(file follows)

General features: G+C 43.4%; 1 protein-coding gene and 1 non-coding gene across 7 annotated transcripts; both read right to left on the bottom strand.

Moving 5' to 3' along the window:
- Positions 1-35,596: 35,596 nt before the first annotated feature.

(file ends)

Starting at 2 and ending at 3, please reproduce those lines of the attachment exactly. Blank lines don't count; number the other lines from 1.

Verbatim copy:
Moving 5' to 3' along the window:
- Positions 1-35,596: 35,596 nt before the first annotated feature.